Ending on a Strong Note: Director Trish Sie on The Final Installment of the PITCH PERFECT Franchise

A former ballroom dancer and choreographer, Trish Sie rose to prominence choreographing and directing the 2006 viral music video “Here It Goes Again” by rock band OK Go, which featured the four band members performing an elaborate dance routine on treadmills in a single take. She later transitioned to film, making her feature debut directing 2014’s Step Up All In.

2012’s original Pitch Perfect, a comedy starring Anna Kendrick and Rebel Wilson as singers in a college a cappella group, was an unlikely sleeper hit, earning $65 million off a $17 million budget. It also produced the highest selling soundtrack of the year, led by hit track “Cups (When I’m Gone),” which reached #6 on the Billboard charts. But it was really the 2015 sequel that made the series a bona fide phenomenon, earning $184 million and becoming the highest grossing live-action comedy of the entire year.

In this final chapter, Pitch Perfect 3, the Barden Bellas have mostly graduated from college, and the group has seemingly disbanded. But after they largely fail to launch during early forays into “the real world,” they reunite one last time for an overseas USO tour, developing a fierce rivalry with an all-female pop group competitor.

Sie spoke with Boxoffice ahead of the film’s release, discussing the differences between her former role as a dancer/choreographer and her current role as a director, and why she didn’t join an a cappella group in college.

Were you ever part of an a cappella group yourself?

There was a really big, lively, deeply intense a cappella scene at my college [University of Pennsylvania]. I majored in music, so while I was not an a cappella singer myself, I had a lot of friends who were in that scene. I went to a lot of the shows. I kind of had a secret wish to be one, but I was just never a good enough singer. Also I was a dancer and in a dance company, so I didn’t have the spare time.

But I probably would have dropped everything to be in an a cappella group, if I thought I could pull that off. The audition process was actually pretty rugged, as I recall. Even though it doesn’t really matter, they act like it matters. It was cutthroat.

You spent a decade as a professional dancer, ballroom competitor, and choreographer before transitioning to film. What are the biggest differences between film and those professions? And what might surprise people to learn is the same?

There are way more similarities than differences, frankly—which is probably the case in any two creative fields. But there are plenty of differences. The biggest difference is that dance is so temporal. Yes, it gets captured on film, or notated and put into repertory. But really, dance is an art form in that moment, in a certain space and time, whether you’re performing it or watching it. When it’s over, there’s no way to really fully recapture it. Filming it isn’t the same. Especially the kind of dance I did, which was very much live performance-based dancing. It really shocks when I look at it on tape, how flat and slow and literally two-dimensional it all seems.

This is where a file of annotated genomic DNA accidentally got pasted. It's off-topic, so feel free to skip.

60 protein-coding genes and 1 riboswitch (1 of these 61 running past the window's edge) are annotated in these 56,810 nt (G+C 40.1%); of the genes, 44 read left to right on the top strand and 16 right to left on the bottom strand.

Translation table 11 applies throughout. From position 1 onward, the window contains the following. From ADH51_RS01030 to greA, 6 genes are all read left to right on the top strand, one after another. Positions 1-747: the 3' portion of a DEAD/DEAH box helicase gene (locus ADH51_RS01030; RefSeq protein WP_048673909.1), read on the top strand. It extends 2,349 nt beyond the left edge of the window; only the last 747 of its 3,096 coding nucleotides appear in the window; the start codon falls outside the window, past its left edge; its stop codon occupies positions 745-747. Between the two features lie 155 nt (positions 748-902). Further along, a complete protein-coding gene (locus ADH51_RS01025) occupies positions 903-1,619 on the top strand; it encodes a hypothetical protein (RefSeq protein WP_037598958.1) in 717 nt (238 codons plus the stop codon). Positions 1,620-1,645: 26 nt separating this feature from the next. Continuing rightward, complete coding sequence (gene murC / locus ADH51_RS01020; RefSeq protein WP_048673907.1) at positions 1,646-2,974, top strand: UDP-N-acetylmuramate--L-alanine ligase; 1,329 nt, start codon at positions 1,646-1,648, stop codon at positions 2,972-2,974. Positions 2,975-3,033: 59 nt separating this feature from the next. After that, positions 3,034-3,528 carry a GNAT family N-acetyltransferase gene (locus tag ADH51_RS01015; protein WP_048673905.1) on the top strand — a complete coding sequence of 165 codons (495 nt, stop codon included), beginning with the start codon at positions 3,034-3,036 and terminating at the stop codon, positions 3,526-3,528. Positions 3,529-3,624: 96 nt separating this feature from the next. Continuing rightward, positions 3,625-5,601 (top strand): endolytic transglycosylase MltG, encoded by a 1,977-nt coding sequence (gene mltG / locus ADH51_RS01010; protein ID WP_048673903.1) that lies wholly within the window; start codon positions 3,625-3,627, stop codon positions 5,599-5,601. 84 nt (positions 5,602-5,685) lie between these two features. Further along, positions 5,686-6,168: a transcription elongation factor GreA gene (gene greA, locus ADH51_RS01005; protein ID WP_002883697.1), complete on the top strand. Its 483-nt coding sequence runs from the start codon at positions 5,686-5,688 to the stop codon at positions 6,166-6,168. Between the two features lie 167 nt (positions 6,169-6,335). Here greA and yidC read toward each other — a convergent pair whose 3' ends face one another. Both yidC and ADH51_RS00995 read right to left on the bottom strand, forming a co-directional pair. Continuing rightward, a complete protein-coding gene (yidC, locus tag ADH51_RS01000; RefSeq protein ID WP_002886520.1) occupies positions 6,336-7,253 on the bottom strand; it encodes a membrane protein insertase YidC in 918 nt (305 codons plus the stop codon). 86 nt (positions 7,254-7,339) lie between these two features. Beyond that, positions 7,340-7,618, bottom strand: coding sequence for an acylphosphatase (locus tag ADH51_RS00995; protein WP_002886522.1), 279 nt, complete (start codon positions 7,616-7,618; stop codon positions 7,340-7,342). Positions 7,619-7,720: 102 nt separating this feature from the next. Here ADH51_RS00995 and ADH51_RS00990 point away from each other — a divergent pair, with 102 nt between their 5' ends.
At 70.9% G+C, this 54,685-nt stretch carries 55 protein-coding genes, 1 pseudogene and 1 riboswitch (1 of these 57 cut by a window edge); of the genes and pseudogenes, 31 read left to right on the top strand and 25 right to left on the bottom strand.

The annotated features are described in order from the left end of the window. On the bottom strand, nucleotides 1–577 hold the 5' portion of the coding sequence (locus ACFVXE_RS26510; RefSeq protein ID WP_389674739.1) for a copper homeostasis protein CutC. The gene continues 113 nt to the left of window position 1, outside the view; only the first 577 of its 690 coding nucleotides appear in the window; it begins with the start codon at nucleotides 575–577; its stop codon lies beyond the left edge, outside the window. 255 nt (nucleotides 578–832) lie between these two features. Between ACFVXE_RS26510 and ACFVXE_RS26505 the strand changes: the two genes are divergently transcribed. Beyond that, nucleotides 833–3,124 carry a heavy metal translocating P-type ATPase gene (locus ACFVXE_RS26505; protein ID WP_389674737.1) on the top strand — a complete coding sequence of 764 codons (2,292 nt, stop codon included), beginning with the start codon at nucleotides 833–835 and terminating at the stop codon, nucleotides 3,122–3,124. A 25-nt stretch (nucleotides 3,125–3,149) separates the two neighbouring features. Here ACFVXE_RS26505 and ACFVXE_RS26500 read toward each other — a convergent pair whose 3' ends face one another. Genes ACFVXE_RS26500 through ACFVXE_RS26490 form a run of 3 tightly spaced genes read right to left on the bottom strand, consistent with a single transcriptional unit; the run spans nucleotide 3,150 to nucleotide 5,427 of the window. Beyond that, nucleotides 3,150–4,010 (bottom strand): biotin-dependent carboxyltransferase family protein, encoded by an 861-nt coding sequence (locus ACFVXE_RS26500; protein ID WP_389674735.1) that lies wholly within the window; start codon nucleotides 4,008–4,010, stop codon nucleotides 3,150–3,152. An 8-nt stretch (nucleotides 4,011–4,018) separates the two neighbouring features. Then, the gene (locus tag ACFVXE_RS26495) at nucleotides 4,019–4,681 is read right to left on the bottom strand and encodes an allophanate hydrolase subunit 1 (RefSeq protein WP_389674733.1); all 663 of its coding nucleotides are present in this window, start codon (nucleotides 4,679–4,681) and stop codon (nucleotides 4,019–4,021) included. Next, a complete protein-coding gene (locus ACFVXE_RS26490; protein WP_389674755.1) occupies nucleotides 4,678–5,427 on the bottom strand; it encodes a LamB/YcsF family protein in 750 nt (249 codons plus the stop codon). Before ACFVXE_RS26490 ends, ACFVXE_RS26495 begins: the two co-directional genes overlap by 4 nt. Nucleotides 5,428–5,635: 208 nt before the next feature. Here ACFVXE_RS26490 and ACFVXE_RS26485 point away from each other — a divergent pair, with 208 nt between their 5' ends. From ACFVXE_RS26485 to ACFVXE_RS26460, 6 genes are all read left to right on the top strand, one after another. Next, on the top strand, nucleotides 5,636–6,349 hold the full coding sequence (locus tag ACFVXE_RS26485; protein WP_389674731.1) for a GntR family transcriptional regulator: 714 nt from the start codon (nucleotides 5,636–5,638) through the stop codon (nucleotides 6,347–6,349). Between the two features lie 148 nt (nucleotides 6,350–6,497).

My dance partners and I would tape stuff in order to remember our choreography or break down why we’d lost or won in a competition, and I was always so astounded by what worked or didn’t work on camera. It taught me a lot about how to shoot people [on camera]. And how to create an illusion that might look and feel very different than what it felt like in the room, but is creating the feeling you want people to have.

Where do the similarities come in? There is a certain amount of naturalness or genuineness in a person’s performance, the environment, or in a scene that you can’t fake. Learning how to find that while you’re in the room shooting, so it feels like a live dance performance. You know, we are going to have to edit it, use different takes, cut this differently, use a wide shot to establish the room. You have to think in all those technical terms.

But at the end of the day, you want to do the scene like a live dance performance. A real thing is happening; it’s not all smoke and mirrors. You have to create an environment where it isn’t just fake, it isn’t just illusions. It’s actually a real thing on some level that people are seeing and experiencing. It’s a magical thing, trying to create the illusion so people in their seats don’t feel like they’re looking at pixels on a screen. They feel like they’re there.

The three Pitch Perfect films have had three different directors. Jason Moore helmed the first, Elizabeth Banks helmed the second. Did either of them give you advice about directing this movie?

Yeah, they were both really good allies for me during this process. They were both very respectful: “This is your movie. This isn’t mine. It’s a franchise we all love and have worked hard on this, but this is your movie, so go do your thing.” They were very cool that way. They were also both very much there for me if I had questions—and I did. They both gave me a lot of good advice.